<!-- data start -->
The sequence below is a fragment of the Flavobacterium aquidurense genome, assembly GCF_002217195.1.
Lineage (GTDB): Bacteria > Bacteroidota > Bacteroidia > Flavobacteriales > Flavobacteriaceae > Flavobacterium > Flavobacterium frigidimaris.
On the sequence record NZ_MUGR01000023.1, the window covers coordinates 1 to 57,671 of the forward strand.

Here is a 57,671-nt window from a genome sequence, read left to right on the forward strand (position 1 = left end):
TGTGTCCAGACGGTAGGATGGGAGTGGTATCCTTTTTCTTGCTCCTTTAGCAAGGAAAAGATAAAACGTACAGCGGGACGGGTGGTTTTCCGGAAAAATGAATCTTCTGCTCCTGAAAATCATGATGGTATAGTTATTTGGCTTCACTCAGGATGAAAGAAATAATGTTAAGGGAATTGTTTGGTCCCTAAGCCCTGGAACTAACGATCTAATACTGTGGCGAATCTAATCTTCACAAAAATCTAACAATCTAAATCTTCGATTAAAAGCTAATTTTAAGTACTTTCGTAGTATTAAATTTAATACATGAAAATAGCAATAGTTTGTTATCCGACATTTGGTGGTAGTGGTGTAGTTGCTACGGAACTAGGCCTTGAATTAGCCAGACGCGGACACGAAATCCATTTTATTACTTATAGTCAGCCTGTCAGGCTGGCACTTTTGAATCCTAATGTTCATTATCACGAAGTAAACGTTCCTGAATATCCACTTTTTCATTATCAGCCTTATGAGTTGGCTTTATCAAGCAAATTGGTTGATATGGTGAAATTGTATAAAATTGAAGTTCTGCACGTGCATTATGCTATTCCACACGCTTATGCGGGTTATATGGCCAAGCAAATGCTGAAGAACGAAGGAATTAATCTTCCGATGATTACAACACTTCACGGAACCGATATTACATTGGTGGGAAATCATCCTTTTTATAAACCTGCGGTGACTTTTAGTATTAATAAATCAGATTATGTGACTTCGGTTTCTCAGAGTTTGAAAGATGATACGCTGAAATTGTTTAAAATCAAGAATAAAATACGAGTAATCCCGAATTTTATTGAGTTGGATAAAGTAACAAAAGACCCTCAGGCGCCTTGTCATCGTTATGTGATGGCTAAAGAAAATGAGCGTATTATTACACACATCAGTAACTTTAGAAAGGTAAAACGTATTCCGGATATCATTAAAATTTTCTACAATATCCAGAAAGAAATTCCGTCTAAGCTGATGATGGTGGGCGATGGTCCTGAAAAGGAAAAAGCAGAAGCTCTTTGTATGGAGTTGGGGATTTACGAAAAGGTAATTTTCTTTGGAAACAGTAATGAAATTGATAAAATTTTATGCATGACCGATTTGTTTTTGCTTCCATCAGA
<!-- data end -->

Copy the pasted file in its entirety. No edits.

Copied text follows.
The sequence below is a fragment of the Flavobacterium aquidurense genome, assembly GCF_002217195.1.
Lineage (GTDB): Bacteria > Bacteroidota > Bacteroidia > Flavobacteriales > Flavobacteriaceae > Flavobacterium > Flavobacterium frigidimaris.
On the sequence record NZ_MUGR01000023.1, the window covers coordinates 1 to 57,671 of the forward strand.

Here is a 57,671-nt window from a genome sequence, read left to right on the forward strand (position 1 = left end):
TGTGTCCAGACGGTAGGATGGGAGTGGTATCCTTTTTCTTGCTCCTTTAGCAAGGAAAAGATAAAACGTACAGCGGGACGGGTGGTTTTCCGGAAAAATGAATCTTCTGCTCCTGAAAATCATGATGGTATAGTTATTTGGCTTCACTCAGGATGAAAGAAATAATGTTAAGGGAATTGTTTGGTCCCTAAGCCCTGGAACTAACGATCTAATACTGTGGCGAATCTAATCTTCACAAAAATCTAACAATCTAAATCTTCGATTAAAAGCTAATTTTAAGTACTTTCGTAGTATTAAATTTAATACATGAAAATAGCAATAGTTTGTTATCCGACATTTGGTGGTAGTGGTGTAGTTGCTACGGAACTAGGCCTTGAATTAGCCAGACGCGGACACGAAATCCATTTTATTACTTATAGTCAGCCTGTCAGGCTGGCACTTTTGAATCCTAATGTTCATTATCACGAAGTAAACGTTCCTGAATATCCACTTTTTCATTATCAGCCTTATGAGTTGGCTTTATCAAGCAAATTGGTTGATATGGTGAAATTGTATAAAATTGAAGTTCTGCACGTGCATTATGCTATTCCACACGCTTATGCGGGTTATATGGCCAAGCAAATGCTGAAGAACGAAGGAATTAATCTTCCGATGATTACAACACTTCACGGAACCGATATTACATTGGTGGGAAATCATCCTTTTTATAAACCTGCGGTGACTTTTAGTATTAATAAATCAGATTATGTGACTTCGGTTTCTCAGAGTTTGAAAGATGATACGCTGAAATTGTTTAAAATCAAGAATAAAATACGAGTAATCCCGAATTTTATTGAGTTGGATAAAGTAACAAAAGACCCTCAGGCGCCTTGTCATCGTTATGTGATGGCTAAAGAAAATGAGCGTATTATTACACACATCAGTAACTTTAGAAAGGTAAAACGTATTCCGGATATCATTAAAATTTTCTACAATATCCAGAAAGAAATTCCGTCTAAGCTGATGATGGTGGGCGATGGTCCTGAAAAGGAAAAAGCAGAAGCTCTTTGTATGGAGTTGGGGATTTACGAAAAGGTAATTTTCTTTGGAAACAGTAATGAAATTGATAAAATTTTATGCATGACCGATTTGTTTTTGCTTCCATCAGA